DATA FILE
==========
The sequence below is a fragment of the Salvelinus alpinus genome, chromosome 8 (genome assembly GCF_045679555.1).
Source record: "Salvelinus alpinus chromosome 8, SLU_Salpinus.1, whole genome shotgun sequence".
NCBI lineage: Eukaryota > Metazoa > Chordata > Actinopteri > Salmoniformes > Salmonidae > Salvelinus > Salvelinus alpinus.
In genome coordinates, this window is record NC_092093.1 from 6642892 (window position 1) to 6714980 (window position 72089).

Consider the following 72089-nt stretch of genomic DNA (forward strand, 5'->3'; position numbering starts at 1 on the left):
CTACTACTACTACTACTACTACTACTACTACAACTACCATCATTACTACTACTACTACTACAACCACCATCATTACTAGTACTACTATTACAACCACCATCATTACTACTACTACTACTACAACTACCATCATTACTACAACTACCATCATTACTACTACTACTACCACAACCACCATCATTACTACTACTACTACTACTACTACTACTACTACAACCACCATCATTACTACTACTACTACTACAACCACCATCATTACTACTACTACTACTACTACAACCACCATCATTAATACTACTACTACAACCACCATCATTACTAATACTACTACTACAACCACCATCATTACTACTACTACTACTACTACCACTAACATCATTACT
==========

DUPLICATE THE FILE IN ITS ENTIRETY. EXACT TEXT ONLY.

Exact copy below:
The sequence below is a fragment of the Salvelinus alpinus genome, chromosome 8 (genome assembly GCF_045679555.1).
Source record: "Salvelinus alpinus chromosome 8, SLU_Salpinus.1, whole genome shotgun sequence".
NCBI lineage: Eukaryota > Metazoa > Chordata > Actinopteri > Salmoniformes > Salmonidae > Salvelinus > Salvelinus alpinus.
In genome coordinates, this window is record NC_092093.1 from 6642892 (window position 1) to 6714980 (window position 72089).

Consider the following 72089-nt stretch of genomic DNA (forward strand, 5'->3'; position numbering starts at 1 on the left):
CTACTACTACTACTACTACTACTACTACTACAACTACCATCATTACTACTACTACTACTACAACCACCATCATTACTAGTACTACTATTACAACCACCATCATTACTACTACTACTACTACAACTACCATCATTACTACAACTACCATCATTACTACTACTACTACCACAACCACCATCATTACTACTACTACTACTACTACTACTACTACTACAACCACCATCATTACTACTACTACTACTACAACCACCATCATTACTACTACTACTACTACTACAACCACCATCATTAATACTACTACTACAACCACCATCATTACTAATACTACTACTACAACCACCATCATTACTACTACTACTACTACTACCACTAACATCATTACT